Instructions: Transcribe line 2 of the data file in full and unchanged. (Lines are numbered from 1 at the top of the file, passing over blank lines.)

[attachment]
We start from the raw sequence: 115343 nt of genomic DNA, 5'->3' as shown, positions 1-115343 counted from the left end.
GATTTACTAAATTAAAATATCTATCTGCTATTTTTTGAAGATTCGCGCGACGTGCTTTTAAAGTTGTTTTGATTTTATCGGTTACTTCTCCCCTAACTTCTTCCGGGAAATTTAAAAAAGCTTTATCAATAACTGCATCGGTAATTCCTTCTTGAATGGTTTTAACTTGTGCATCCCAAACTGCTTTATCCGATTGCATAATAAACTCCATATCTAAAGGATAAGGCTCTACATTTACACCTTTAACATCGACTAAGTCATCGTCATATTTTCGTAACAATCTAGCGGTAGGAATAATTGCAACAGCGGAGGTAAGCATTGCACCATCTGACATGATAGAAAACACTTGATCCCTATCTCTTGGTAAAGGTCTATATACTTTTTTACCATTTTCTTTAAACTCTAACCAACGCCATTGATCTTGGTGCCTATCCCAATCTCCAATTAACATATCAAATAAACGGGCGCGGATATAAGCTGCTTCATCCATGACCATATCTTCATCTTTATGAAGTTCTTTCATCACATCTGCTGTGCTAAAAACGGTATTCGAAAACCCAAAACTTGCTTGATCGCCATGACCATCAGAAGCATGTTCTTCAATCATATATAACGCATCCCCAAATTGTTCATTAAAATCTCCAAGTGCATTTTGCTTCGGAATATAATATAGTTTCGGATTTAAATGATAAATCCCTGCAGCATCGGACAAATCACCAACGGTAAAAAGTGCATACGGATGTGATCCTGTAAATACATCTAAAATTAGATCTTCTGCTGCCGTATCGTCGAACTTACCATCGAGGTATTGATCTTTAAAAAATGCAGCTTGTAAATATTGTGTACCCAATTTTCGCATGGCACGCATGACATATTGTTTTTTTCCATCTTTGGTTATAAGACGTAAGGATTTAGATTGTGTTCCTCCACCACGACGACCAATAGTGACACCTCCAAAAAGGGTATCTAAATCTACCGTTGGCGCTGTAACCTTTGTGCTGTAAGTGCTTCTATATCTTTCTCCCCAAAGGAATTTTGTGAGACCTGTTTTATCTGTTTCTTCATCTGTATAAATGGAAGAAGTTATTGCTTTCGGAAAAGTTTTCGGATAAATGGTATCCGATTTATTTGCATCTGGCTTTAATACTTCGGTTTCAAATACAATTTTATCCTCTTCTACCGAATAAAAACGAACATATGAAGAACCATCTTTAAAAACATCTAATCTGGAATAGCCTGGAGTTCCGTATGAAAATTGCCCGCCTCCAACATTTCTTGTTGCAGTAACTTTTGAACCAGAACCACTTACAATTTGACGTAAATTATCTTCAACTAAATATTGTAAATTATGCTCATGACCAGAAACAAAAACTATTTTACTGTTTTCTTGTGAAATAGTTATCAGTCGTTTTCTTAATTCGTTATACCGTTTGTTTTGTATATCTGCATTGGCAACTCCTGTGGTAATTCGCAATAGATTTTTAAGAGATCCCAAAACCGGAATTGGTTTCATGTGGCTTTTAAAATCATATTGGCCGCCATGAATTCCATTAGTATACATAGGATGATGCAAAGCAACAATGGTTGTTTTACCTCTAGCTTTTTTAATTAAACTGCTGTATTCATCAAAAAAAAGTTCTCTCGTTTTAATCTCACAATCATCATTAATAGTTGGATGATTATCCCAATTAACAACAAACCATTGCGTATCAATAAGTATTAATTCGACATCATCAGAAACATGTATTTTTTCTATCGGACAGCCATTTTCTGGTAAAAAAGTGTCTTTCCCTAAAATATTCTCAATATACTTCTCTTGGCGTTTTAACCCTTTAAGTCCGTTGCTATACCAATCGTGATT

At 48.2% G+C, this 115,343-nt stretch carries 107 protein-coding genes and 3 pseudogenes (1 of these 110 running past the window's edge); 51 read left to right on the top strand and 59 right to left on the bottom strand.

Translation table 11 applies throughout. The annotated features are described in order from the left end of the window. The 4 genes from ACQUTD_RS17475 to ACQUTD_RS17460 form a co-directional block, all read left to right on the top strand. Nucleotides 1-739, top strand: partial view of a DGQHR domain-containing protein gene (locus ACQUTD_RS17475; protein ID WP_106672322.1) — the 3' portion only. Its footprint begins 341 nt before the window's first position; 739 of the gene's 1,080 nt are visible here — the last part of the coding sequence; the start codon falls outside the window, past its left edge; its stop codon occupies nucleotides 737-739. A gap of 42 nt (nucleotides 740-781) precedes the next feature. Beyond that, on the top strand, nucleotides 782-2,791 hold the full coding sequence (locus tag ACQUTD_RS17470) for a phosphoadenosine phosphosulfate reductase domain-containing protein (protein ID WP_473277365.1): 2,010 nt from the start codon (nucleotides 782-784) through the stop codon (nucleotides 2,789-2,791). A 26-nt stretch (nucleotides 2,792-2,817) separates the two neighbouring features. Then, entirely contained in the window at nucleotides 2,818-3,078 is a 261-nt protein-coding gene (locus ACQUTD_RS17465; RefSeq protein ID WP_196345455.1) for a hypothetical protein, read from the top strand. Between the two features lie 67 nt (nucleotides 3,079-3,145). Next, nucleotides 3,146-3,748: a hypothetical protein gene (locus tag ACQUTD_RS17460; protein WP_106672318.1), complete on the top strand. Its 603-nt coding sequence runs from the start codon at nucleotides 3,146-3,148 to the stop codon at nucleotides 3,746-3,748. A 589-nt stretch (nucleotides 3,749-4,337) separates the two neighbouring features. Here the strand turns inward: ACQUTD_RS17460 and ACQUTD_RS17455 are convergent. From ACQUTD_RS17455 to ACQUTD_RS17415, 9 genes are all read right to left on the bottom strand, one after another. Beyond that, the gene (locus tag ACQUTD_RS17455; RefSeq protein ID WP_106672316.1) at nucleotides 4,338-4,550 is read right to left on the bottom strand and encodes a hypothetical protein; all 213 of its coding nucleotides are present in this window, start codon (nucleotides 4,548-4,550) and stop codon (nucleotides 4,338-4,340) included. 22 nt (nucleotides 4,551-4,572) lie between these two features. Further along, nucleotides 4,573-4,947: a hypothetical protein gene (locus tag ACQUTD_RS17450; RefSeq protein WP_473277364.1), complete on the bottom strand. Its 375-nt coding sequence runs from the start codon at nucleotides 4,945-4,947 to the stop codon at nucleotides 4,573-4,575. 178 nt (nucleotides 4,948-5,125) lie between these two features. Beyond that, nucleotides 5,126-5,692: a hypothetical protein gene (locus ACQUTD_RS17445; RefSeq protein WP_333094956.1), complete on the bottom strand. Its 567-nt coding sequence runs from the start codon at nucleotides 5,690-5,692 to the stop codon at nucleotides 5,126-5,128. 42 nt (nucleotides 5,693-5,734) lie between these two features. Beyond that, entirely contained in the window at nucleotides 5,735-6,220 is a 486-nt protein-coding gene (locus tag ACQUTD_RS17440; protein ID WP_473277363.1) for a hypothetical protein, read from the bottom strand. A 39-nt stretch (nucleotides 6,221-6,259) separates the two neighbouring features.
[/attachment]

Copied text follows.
GATTTACTAAATTAAAATATCTATCTGCTATTTTTTGAAGATTCGCGCGACGTGCTTTTAAAGTTGTTTTGATTTTATCGGTTACTTCTCCCCTAACTTCTTCCGGGAAATTTAAAAAAGCTTTATCAATAACTGCATCGGTAATTCCTTCTTGAATGGTTTTAACTTGTGCATCCCAAACTGCTTTATCCGATTGCATAATAAACTCCATATCTAAAGGATAAGGCTCTACATTTACACCTTTAACATCGACTAAGTCATCGTCATATTTTCGTAACAATCTAGCGGTAGGAATAATTGCAACAGCGGAGGTAAGCATTGCACCATCTGACATGATAGAAAACACTTGATCCCTATCTCTTGGTAAAGGTCTATATACTTTTTTACCATTTTCTTTAAACTCTAACCAACGCCATTGATCTTGGTGCCTATCCCAATCTCCAATTAACATATCAAATAAACGGGCGCGGATATAAGCTGCTTCATCCATGACCATATCTTCATCTTTATGAAGTTCTTTCATCACATCTGCTGTGCTAAAAACGGTATTCGAAAACCCAAAACTTGCTTGATCGCCATGACCATCAGAAGCATGTTCTTCAATCATATATAACGCATCCCCAAATTGTTCATTAAAATCTCCAAGTGCATTTTGCTTCGGAATATAATATAGTTTCGGATTTAAATGATAAATCCCTGCAGCATCGGACAAATCACCAACGGTAAAAAGTGCATACGGATGTGATCCTGTAAATACATCTAAAATTAGATCTTCTGCTGCCGTATCGTCGAACTTACCATCGAGGTATTGATCTTTAAAAAATGCAGCTTGTAAATATTGTGTACCCAATTTTCGCATGGCACGCATGACATATTGTTTTTTTCCATCTTTGGTTATAAGACGTAAGGATTTAGATTGTGTTCCTCCACCACGACGACCAATAGTGACACCTCCAAAAAGGGTATCTAAATCTACCGTTGGCGCTGTAACCTTTGTGCTGTAAGTGCTTCTATATCTTTCTCCCCAAAGGAATTTTGTGAGACCTGTTTTATCTGTTTCTTCATCTGTATAAATGGAAGAAGTTATTGCTTTCGGAAAAGTTTTCGGATAAATGGTATCCGATTTATTTGCATCTGGCTTTAATACTTCGGTTTCAAATACAATTTTATCCTCTTCTACCGAATAAAAACGAACATATGAAGAACCATCTTTAAAAACATCTAATCTGGAATAGCCTGGAGTTCCGTATGAAAATTGCCCGCCTCCAACATTTCTTGTTGCAGTAACTTTTGAACCAGAACCACTTACAATTTGACGTAAATTATCTTCAACTAAATATTGTAAATTATGCTCATGACCAGAAACAAAAACTATTTTACTGTTTTCTTGTGAAATAGTTATCAGTCGTTTTCTTAATTCGTTATACCGTTTGTTTTGTATATCTGCATTGGCAACTCCTGTGGTAATTCGCAATAGATTTTTAAGAGATCCCAAAACCGGAATTGGTTTCATGTGGCTTTTAAAATCATATTGGCCGCCATGAATTCCATTAGTATACATAGGATGATGCAAAGCAACAATGGTTGTTTTACCTCTAGCTTTTTTAATTAAACTGCTGTATTCATCAAAAAAAAGTTCTCTCGTTTTAATCTCACAATCATCATTAATAGTTGGATGATTATCCCAATTAACAACAAACCATTGCGTATCAATAAGTATTAATTCGACATCATCAGAAACATGTATTTTTTCTATCGGACAGCCATTTTCTGGTAAAAAAGTGTCTTTCCCTAAAATATTCTCAATATACTTCTCTTGGCGTTTTAACCCTTTAAGTCCGTTGCTATACCAATCGTGATT